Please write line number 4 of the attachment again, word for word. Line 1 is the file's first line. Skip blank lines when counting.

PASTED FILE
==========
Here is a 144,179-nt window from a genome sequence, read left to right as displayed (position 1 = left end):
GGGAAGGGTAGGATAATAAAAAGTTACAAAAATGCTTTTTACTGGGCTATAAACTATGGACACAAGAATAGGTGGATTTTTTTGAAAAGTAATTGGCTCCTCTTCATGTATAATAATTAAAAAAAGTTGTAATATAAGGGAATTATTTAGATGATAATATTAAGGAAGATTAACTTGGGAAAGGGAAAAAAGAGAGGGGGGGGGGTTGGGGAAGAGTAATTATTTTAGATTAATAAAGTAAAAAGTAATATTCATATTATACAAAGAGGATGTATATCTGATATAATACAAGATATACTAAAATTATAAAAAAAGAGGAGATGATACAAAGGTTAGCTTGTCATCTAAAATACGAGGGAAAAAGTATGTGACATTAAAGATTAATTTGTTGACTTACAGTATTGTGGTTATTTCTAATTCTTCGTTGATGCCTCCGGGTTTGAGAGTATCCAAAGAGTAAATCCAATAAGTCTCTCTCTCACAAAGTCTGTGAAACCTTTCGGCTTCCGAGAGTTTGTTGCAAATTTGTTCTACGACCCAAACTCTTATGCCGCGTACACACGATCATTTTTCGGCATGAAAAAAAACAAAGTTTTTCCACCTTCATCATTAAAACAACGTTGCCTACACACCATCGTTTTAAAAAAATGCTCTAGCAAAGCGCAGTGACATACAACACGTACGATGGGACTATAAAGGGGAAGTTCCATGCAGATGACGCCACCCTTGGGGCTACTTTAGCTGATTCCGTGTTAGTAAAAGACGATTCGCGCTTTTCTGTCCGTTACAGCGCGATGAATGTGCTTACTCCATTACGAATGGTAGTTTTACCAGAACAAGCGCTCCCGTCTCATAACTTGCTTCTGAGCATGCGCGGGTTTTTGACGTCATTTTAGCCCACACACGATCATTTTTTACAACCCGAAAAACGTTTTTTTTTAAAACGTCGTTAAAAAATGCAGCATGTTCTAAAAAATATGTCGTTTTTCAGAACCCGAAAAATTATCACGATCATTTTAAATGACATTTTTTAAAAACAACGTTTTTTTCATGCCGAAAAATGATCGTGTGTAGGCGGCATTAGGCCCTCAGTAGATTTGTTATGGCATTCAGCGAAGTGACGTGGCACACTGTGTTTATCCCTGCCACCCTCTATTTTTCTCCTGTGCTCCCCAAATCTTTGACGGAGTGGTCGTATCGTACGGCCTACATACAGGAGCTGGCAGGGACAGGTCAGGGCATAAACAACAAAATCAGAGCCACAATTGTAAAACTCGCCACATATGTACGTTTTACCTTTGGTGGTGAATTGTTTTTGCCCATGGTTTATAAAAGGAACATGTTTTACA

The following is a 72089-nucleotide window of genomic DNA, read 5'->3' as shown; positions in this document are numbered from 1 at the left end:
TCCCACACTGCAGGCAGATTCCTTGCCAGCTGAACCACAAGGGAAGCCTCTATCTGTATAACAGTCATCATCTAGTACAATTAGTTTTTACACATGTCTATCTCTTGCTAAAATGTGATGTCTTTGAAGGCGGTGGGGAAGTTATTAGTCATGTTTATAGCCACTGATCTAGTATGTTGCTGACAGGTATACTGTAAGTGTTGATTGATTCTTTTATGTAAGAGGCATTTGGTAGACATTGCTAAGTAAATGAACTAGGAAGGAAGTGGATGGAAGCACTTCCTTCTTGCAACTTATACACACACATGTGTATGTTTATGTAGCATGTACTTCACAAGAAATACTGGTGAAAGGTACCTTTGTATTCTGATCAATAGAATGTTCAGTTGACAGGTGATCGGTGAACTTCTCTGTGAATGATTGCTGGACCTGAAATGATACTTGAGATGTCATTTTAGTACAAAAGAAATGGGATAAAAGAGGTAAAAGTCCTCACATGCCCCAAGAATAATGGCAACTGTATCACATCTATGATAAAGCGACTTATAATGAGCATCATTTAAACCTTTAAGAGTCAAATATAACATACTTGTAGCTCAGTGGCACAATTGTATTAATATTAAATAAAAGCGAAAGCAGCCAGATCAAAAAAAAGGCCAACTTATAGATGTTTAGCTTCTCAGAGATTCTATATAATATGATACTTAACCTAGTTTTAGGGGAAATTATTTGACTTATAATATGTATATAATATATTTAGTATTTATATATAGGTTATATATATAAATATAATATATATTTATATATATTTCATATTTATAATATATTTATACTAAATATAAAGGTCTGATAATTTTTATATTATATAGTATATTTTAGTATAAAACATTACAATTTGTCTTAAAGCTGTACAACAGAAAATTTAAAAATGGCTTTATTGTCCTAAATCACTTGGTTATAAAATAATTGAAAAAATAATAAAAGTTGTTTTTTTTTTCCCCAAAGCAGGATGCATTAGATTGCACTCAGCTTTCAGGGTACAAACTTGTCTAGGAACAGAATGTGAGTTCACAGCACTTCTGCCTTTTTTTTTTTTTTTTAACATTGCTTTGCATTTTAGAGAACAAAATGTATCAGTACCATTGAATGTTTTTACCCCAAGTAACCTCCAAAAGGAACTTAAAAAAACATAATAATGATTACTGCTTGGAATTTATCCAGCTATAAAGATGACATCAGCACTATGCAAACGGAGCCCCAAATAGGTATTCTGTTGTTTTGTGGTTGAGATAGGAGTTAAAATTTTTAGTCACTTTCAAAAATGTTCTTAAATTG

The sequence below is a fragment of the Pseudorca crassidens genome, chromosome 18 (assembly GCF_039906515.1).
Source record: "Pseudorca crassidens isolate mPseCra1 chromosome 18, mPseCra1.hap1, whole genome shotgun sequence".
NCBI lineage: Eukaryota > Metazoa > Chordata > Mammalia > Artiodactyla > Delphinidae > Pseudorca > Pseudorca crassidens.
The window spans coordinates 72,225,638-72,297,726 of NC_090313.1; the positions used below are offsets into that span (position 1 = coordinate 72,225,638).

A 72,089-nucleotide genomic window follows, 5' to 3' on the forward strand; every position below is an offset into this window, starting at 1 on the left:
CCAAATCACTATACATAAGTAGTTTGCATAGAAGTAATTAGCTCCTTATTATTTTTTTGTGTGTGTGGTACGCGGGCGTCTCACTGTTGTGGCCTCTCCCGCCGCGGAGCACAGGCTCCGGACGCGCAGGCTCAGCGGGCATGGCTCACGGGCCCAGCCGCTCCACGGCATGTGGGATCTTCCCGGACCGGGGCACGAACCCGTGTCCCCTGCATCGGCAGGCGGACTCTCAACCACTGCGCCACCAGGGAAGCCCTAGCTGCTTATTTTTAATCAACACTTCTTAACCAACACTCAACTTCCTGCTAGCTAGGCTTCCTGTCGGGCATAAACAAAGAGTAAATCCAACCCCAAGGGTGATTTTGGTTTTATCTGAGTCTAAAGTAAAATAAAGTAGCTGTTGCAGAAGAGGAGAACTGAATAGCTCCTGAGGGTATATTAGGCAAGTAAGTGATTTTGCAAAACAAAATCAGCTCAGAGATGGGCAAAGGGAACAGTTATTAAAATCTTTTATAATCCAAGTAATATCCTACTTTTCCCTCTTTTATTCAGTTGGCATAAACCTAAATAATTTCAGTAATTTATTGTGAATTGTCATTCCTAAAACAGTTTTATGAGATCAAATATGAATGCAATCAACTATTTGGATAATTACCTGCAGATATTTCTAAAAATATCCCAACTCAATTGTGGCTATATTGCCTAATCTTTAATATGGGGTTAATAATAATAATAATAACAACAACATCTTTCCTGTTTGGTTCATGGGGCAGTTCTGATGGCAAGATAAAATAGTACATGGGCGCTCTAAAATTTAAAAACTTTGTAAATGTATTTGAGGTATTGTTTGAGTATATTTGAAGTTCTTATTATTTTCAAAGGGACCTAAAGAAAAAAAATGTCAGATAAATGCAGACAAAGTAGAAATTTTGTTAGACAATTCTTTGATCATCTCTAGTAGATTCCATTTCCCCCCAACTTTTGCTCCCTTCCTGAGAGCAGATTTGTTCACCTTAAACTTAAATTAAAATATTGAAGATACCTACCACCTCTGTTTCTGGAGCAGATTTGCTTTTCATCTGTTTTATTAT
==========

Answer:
TCCCACACTGCAGGCAGATTCCTTGCCAGCTGAACCACAAGGGAAGCCTCTATCTGTATAACAGTCATCATCTAGTACAATTAGTTTTTACACATGTCTATCTCTTGCTAAAATGTGATGTCTTTGAAGGCGGTGGGGAAGTTATTAGTCATGTTTATAGCCACTGATCTAGTATGTTGCTGACAGGTATACTGTAAGTGTTGATTGATTCTTTTATGTAAGAGGCATTTGGTAGACATTGCTAAGTAAATGAACTAGGAAGGAAGTGGATGGAAGCACTTCCTTCTTGCAACTTATACACACACATGTGTATGTTTATGTAGCATGTACTTCACAAGAAATACTGGTGAAAGGTACCTTTGTATTCTGATCAATAGAATGTTCAGTTGACAGGTGATCGGTGAACTTCTCTGTGAATGATTGCTGGACCTGAAATGATACTTGAGATGTCATTTTAGTACAAAAGAAATGGGATAAAAGAGGTAAAAGTCCTCACATGCCCCAAGAATAATGGCAACTGTATCACATCTATGATAAAGCGACTTATAATGAGCATCATTTAAACCTTTAAGAGTCAAATATAACATACTTGTAGCTCAGTGGCACAATTGTATTAATATTAAATAAAAGCGAAAGCAGCCAGATCAAAAAAAAGGCCAACTTATAGATGTTTAGCTTCTCAGAGATTCTATATAATATGATACTTAACCTAGTTTTAGGGGAAATTATTTGACTTATAATATGTATATAATATATTTAGTATTTATATATAGGTTATATATATAAATATAATATATATTTATATATATTTCATATTTATAATATATTTATACTAAATATAAAGGTCTGATAATTTTTATATTATATAGTATATTTTAGTATAAAACATTACAATTTGTCTTAAAGCTGTACAACAGAAAATTTAAAAATGGCTTTATTGTCCTAAATCACTTGGTTATAAAATAATTGAAAAAATAATAAAAGTTGTTTTTTTTTTCCCCAAAGCAGGATGCATTAGATTGCACTCAGCTTTCAGGGTACAAACTTGTCTAGGAACAGAATGTGAGTTCACAGCACTTCTGCCTTTTTTTTTTTTTTTTAACATTGCTTTGCATTTTAGAGAACAAAATGTATCAGTACCATTGAATGTTTTTACCCCAAGTAACCTCCAAAAGGAACTTAAAAAAACATAATAATGATTACTGCTTGGAATTTATCCAGCTATAAAGATGACATCAGCACTATGCAAACGGAGCCCCAAATAGGTATTCTGTTGTTTTGTGGTTGAGATAGGAGTTAAAATTTTTAGTCACTTTCAAAAATGTTCTTAAATTG